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Table 1. continued
Monitoring programs can target each type of distributional pattern or habitat listed below, depending upon the objectives of the researchers and the funds and personnel available. For example, whereas a few people can easily monitor the status of the Southern Zigzag Salamander, a much more elaborate protocol will be necessary to monitor populations of the Southern Red-backed Salamander. A number of these species are syntopic, making multispecies monitoring a realistic objective. As much as possible, single species sampling and monitoring should be avoided in favor of multispecies sampling and data recording. Some examples of typical distribution patterns follow:
Species restricted in distribution
Southern Zigzag Salamander (Plethodon ventralis).
Wide ranging, but not common, species
Southern Appalachian Salamander (Plethodon oconaluftee).
Species that are common and wide ranging at higher elevations
Pigmy Salamander (Desmognathus wrighti); Jordan’s Salamander (Plethodon jordani); Southern Gray-cheeked Salamander (Plethodon metcalfi).
Species that are common and wide ranging at lower elevations
Northern Slimy Salamander (Plethodon glutinosus); Southern Red-backed Salamander (Plethodon serratus).
Creek and stream salamanders have larvae that develop in the creeks and streams of the Park (figs.10,11,12), whereas the adults may be aquatic, semi-aquatic, or even terrestrial to a greater or lesser degree. Many of these species are widespread in the Park because of the large number of creeks and streams available for colonization. A few species are found only at higher mountain elevations (for example, the Ocoee and Imitator Salamanders), whereas others are lowland species (Spotted Dusky, Threelined, and Long-tailed Salamanders). Instead of a circumscribed area, their habitat is often linear, following the streams and streamsides.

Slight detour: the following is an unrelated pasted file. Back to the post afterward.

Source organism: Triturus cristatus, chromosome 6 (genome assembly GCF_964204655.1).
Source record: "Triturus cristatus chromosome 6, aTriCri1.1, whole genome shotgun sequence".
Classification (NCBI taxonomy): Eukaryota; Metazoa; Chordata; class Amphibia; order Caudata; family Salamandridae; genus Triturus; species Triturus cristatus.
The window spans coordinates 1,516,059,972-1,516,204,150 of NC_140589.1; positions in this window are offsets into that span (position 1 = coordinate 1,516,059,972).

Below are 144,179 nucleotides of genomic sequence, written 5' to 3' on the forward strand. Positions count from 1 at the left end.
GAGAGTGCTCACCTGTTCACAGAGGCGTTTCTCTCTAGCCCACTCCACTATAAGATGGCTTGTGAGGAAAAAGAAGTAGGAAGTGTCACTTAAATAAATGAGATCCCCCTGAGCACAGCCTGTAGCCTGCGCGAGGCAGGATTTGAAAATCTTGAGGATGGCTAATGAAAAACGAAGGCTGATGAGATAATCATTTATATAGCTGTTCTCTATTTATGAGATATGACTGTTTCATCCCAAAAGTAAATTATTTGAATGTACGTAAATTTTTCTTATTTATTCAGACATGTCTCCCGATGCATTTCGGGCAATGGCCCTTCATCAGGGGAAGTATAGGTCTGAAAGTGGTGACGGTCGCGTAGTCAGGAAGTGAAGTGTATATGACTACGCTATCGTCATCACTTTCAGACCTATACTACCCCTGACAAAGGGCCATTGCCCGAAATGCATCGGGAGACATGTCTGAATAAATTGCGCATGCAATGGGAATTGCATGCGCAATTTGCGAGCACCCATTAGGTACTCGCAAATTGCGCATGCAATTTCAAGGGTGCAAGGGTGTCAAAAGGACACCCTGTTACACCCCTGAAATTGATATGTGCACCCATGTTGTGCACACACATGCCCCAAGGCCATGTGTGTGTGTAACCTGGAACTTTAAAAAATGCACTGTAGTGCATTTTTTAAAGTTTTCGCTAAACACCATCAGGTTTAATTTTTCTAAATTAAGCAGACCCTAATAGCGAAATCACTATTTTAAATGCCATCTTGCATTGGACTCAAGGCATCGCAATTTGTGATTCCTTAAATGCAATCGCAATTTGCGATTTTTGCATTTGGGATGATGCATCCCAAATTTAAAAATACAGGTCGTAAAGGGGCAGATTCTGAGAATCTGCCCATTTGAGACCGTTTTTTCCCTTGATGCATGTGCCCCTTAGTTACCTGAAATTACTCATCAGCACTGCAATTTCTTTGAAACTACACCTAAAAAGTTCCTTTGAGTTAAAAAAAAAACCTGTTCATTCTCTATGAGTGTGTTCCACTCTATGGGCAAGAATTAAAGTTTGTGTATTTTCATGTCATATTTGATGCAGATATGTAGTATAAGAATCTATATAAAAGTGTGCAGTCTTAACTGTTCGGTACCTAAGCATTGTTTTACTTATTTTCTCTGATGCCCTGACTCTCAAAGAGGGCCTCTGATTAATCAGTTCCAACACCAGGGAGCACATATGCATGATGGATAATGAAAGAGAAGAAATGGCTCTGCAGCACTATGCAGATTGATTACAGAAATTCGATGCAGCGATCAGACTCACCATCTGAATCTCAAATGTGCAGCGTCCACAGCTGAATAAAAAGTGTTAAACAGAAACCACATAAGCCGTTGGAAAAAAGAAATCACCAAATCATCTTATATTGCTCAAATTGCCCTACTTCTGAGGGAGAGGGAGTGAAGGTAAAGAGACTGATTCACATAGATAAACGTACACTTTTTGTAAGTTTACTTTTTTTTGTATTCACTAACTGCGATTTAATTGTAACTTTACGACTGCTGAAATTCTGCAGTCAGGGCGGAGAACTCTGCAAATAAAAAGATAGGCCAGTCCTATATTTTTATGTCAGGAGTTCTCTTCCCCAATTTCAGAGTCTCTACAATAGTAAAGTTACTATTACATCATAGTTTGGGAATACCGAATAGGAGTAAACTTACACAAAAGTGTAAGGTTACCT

Nearly aquatic species
Shovel-nosed Salamander (Desmognathus marmoratus).
Predominantly aquatic and streamside species
Spotted Dusky Salamander (Desmognathus conanti); Seal Salamander (Desmognathus monticola); Black-bellied Salamander (Desmognathus quadramaculatus);
Species with aquatic larvae but are largely terrestrial as adults
Imitator Salamander (Desmognathus imitator); Ocoee Salamander (Desmognathus ocoee); Three-lined Salamander (Eurycea guttolineata); Long-tailed Salamander (Eurycea longicauda); Blue Ridge Twolined Salamander (Eurycea wilderae).
A few salamanders require very specialized habitats in the Great Smokies, or at least are usually found in these habitats. Some of these species have larvae which are found in the same streams and creeks as the preceding species, although the adults prefer to
Cave inhabitants (fig. 13)
Cave Salamander (Eurycea lucifuga).
Known only from Stupkas Cave, the Calf caves, and one record from Whiteoak Sink. Other salamanders in the Smokies may live in caves, especially around the entrances (Dodd and others, 2001). The larvae of some salamanders (for example, E. longicauda in Gregorys Cave) develop in pools well inside cave passages (fig. 14).
Rock face inhabitants (fig. 15)
Spotted Dusky Salamander (Desmognathus conanti); Seal Salamander (Desmognathus monticola).
Permanent to near permanent wet rock walls with hiding places, particularly along trails, road cuts, and in the vicinity of waterfalls, especially at lower elevations.
Spring Salamander (Gyrinophilus porphyriticus); Black-chinned Red Salamander (Pseudotriton ruber).
Inhabitants of swampy and mucky habitats (fig. 16)
Mud Salamander (Pseudotriton montanus). Known only from a few scattered locations in the lowlands of the northern side of the Park.
Inhabitants of wet seepages (fig. 17)
Seepage Salamander (Desmognathus aeneus).
Known only from drainages on the southwestern side of the Park. Finally, there are salamanders that breed in ponds, and it is virtually only at this time that these species can be censused. Five species fall into this category: the Spotted Salamander (Ambystoma maculatum); Marbled Salamander (A. opacum); the rare Mole Salamander (A. talpoideum); Four-toed Salamander (Hemidactylium scutatum); and Eastern Red-spotted Newt (Notophthalmus viridescens). Breeding ponds are limited within the Park,
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